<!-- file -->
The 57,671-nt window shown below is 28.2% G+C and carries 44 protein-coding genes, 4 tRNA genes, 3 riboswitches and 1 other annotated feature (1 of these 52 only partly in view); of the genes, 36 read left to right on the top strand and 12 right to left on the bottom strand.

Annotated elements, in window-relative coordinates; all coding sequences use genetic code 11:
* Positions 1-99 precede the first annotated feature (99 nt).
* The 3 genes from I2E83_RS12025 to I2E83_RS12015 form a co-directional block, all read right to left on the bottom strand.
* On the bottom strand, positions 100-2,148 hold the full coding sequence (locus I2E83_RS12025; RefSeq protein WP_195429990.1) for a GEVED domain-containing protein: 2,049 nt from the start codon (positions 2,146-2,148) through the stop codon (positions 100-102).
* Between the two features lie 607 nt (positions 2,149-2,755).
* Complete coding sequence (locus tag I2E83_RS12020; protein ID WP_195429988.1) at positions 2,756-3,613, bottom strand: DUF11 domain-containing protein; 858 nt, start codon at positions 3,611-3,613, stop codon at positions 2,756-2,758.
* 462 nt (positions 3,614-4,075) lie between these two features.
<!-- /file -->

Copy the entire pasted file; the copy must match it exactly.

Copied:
The 57,671-nt window shown below is 28.2% G+C and carries 44 protein-coding genes, 4 tRNA genes, 3 riboswitches and 1 other annotated feature (1 of these 52 only partly in view); of the genes, 36 read left to right on the top strand and 12 right to left on the bottom strand.

Annotated elements, in window-relative coordinates; all coding sequences use genetic code 11:
* Positions 1-99 precede the first annotated feature (99 nt).
* The 3 genes from I2E83_RS12025 to I2E83_RS12015 form a co-directional block, all read right to left on the bottom strand.
* On the bottom strand, positions 100-2,148 hold the full coding sequence (locus I2E83_RS12025; RefSeq protein WP_195429990.1) for a GEVED domain-containing protein: 2,049 nt from the start codon (positions 2,146-2,148) through the stop codon (positions 100-102).
* Between the two features lie 607 nt (positions 2,149-2,755).
* Complete coding sequence (locus tag I2E83_RS12020; protein ID WP_195429988.1) at positions 2,756-3,613, bottom strand: DUF11 domain-containing protein; 858 nt, start codon at positions 3,611-3,613, stop codon at positions 2,756-2,758.
* 462 nt (positions 3,614-4,075) lie between these two features.